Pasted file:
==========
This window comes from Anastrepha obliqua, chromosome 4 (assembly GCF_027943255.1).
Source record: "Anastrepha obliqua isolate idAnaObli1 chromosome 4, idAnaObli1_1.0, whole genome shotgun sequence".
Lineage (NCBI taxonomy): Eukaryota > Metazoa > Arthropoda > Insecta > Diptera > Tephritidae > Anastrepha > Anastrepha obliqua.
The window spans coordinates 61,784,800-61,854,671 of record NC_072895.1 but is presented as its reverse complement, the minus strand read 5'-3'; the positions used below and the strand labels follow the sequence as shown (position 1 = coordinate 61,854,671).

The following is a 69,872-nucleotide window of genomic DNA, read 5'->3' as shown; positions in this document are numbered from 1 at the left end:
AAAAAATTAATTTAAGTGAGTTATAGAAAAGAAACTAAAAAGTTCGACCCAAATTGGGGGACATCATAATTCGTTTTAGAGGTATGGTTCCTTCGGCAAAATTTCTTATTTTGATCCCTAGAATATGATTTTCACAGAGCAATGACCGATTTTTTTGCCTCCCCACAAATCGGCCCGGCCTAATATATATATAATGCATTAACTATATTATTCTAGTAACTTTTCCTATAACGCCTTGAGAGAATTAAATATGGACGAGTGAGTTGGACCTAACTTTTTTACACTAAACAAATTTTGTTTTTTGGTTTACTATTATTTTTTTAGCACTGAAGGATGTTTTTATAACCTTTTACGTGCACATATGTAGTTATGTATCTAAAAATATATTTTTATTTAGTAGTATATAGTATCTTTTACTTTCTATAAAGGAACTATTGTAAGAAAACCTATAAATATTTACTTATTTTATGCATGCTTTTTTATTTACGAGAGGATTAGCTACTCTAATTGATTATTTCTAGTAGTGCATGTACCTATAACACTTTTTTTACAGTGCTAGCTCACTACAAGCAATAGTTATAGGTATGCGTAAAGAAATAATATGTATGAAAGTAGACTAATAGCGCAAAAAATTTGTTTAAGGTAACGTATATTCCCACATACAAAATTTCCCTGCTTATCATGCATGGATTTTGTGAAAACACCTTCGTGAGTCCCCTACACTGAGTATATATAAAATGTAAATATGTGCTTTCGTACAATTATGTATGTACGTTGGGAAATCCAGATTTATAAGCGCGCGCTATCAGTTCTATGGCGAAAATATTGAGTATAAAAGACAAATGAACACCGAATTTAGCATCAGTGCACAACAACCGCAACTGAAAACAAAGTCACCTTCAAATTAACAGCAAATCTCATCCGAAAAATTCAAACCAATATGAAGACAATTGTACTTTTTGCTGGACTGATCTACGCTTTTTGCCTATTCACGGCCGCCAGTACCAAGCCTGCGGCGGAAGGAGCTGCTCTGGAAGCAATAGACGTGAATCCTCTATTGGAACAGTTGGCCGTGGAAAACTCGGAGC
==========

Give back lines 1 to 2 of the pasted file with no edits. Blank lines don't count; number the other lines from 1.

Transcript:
This window comes from Anastrepha obliqua, chromosome 4 (assembly GCF_027943255.1).
Source record: "Anastrepha obliqua isolate idAnaObli1 chromosome 4, idAnaObli1_1.0, whole genome shotgun sequence".